The recent image of a car stuck in a massive pothole in Humacao, Puerto Rico makes a fine metaphor for the state of Puerto Rico today and the role played by the pro-statehood Gov. Pedro Pierluisi and his New Progressive Party in the deterioration of the island.
A group of 16 municipalities filed a lawsuit on November 22 against multiple Big Oil companies for downplaying the risks of their fossil-fuel products on climate change.
Senior editor Hector Luis Alamo gives a review of some of the most interesting and important things he saw, read, and heard over the past week.
Debt restructuring efforts for the Puerto Rico Electric Power Authority’s $9 billion debt have come to a new standstill after almost six years of negotiation. Multiple failed attempts to exit bankruptcy have led nowhere.
“It bothers me how the producers, the world-famous martial artist, and I didn’t stop to think about how poorly it reflects on our island that such a segment needed to air in the first place”
Almost $9 billion in bad debt and a half-century of high electricity prices hang in the balance in Puerto Rico.
On the same day it was set to expire, the Puerto Rico Public-Private Alliances granted LUMA Energy an extension of its provisional contract that will only end once the Puerto Rico Electric Power Authority’s debt restructuring is completed.
Puerto Ricans will likely spend this Christmas without their time-honored tradition of eating plantains with dinner, after Hurricane Fiona destroyed 80 percent of the island’s plantain and banana crops in September.
Three days before LUMA Energy’s contract is set to expire, the Public-Private Partnerships Authority requested authorization to extend LUMA’s provisional contract until the debt restructuring process for the publicly owned Puerto Rico Electric Power Authority is finalized.
A panel of four Supreme Court justices unanimously rejected a petition filed by the Puerto Rico Privacy Association that sought to block the lower court’s decision ordering the disclosure of the annual reports submitted by Act 22 beneficiaries, a statute that has been part of the Act 60 Incentives Code since 2019.
Teachers and electrical workers in Puerto Rico are calling for protests outside schools on November 30, the day that LUMA Energy’s contract is set to expire, in hopes that the government cancels the company’s impending 15-year contract.
The first of a weekly column by senior editor Hector Luis Alamo in which he gives an overview of the most interesting and important things he’s read, seen, or heard during the past week, providing his thoughts on them.
A U.S. Customs and Border Protection agent and a suspected smuggler died during a shootout Thursday off the Puerto Rico coast, authorities said. Two other U.S. officers were injured.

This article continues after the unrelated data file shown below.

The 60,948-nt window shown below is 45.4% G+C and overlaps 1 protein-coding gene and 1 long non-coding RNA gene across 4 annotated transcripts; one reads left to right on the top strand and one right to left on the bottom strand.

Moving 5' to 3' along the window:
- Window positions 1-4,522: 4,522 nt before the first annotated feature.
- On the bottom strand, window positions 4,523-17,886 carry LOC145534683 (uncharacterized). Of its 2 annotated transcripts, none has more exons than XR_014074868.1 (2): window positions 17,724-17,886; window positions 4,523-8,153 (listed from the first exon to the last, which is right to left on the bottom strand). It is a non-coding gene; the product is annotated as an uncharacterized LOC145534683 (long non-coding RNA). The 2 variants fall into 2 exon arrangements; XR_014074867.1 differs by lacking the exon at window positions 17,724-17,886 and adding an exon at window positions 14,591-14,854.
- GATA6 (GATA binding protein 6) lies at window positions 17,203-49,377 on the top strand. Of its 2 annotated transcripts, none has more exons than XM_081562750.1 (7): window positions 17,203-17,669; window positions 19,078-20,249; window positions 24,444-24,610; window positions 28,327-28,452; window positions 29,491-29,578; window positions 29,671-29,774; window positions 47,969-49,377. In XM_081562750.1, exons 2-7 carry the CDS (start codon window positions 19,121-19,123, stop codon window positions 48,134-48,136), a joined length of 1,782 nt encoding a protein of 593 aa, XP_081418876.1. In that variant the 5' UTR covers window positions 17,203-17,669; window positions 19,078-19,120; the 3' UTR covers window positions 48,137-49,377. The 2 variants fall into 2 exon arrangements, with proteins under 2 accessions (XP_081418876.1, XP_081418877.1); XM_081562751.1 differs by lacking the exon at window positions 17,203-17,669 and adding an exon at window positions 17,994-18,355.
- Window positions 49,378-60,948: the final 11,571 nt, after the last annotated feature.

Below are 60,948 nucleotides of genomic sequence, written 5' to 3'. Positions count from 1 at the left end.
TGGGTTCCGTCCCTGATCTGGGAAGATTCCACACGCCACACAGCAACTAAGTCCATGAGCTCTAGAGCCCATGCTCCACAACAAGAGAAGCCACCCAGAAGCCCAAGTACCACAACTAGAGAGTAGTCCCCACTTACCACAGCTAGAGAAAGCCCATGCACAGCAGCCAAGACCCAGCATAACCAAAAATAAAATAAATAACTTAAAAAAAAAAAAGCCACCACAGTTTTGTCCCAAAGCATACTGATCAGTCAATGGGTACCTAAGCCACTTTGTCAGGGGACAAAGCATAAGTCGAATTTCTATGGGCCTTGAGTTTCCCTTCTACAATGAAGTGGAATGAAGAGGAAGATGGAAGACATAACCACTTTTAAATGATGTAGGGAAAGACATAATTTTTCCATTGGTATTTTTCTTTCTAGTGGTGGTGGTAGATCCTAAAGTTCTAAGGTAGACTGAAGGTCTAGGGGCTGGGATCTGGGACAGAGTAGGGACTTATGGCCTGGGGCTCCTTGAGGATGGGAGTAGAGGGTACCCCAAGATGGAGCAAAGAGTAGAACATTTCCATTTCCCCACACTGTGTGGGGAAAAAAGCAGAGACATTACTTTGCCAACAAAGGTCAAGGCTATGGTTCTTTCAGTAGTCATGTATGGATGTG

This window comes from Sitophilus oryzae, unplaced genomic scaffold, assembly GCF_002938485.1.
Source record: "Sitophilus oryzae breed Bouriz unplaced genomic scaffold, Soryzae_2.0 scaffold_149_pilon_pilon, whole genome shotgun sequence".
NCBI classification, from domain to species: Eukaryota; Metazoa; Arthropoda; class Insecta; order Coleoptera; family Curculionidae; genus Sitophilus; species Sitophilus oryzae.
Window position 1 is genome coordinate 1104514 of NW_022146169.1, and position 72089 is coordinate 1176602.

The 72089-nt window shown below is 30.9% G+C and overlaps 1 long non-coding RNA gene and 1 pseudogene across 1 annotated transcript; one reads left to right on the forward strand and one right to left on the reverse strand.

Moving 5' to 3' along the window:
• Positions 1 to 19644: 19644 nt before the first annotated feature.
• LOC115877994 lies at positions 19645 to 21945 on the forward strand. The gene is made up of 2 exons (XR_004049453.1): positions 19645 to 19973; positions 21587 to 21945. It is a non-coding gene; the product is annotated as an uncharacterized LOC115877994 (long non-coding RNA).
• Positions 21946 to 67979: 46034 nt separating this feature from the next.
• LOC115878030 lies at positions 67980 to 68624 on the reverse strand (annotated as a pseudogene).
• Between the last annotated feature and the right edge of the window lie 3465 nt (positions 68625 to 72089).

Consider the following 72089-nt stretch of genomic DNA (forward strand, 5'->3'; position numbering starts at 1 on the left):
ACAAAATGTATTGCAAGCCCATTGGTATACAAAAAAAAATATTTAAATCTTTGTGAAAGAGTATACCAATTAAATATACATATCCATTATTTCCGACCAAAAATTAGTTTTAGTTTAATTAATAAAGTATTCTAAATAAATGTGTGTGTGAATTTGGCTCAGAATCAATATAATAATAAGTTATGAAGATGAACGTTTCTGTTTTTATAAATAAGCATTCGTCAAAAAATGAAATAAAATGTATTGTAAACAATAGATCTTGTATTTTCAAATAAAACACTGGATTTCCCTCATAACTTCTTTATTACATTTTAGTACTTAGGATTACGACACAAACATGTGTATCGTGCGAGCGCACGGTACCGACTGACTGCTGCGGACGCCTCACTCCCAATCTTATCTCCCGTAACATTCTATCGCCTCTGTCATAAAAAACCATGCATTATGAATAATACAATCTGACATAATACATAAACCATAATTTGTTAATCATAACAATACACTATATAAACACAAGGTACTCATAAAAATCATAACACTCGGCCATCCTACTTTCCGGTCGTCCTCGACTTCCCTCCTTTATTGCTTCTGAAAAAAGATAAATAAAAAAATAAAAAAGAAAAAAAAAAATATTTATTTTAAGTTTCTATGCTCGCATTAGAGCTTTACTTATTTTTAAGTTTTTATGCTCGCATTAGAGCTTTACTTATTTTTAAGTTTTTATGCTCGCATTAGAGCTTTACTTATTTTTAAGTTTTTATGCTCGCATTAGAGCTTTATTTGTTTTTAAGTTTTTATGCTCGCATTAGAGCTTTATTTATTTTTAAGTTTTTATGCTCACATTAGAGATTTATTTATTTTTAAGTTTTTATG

A dozen Haitian migrants who spent five days on a tiny, uninhabited island near Puerto Rico where human smugglers abandoned them were rescued, the U.S. Coast Guard said Wednesday.
Following the U.S. National Parks Service’s announcement that it plans to deal with the “cat problem” in Old San Juan, local residents and activists say they oppose any attempt to get rid of their feline friends.
The U.S. government announced Tuesday that it will provide Puerto Rico with temporary electric generation via barges to help in restoring the island’s storm-devastated power grid and ease repeated widespread outages.
Puerto Rican legislators from New York and local activist groups joined forces on Thursday to repudiate the Puerto Rican government’s contract with LUMA Energy and ask Gov. Pedro Pierluisi not to grant the company control over the archipelago’s electrical system for the next 15 years.
José Irizarry accepts that he’s known as the most corrupt agent in U.S. Drug Enforcement Administration history, admitting he “became another man” in conspiring with Colombian cartels to build a lavish lifestyle of expensive sports cars, Tiffany jewels, and paramours around the world.
In the last 12 years, Puerto Rico police officers or former police officers have killed at least 10 women. More than 800 officers have been arrested for violence against their partners and 1,111 administrative complaints have been filed against them.
The announcement, made on Friday, is part of the Biden administration’s effort to directly address the disproportionate impacts of pollution that have existed for decades in many low-income communities and communities of color.
On Thursday, private businesses used heavy machinery to block the public access path to Cueva del Indio, a Taíno historical site on Puerto Rico’s northern coast, which had been cleared by activists in mid-October.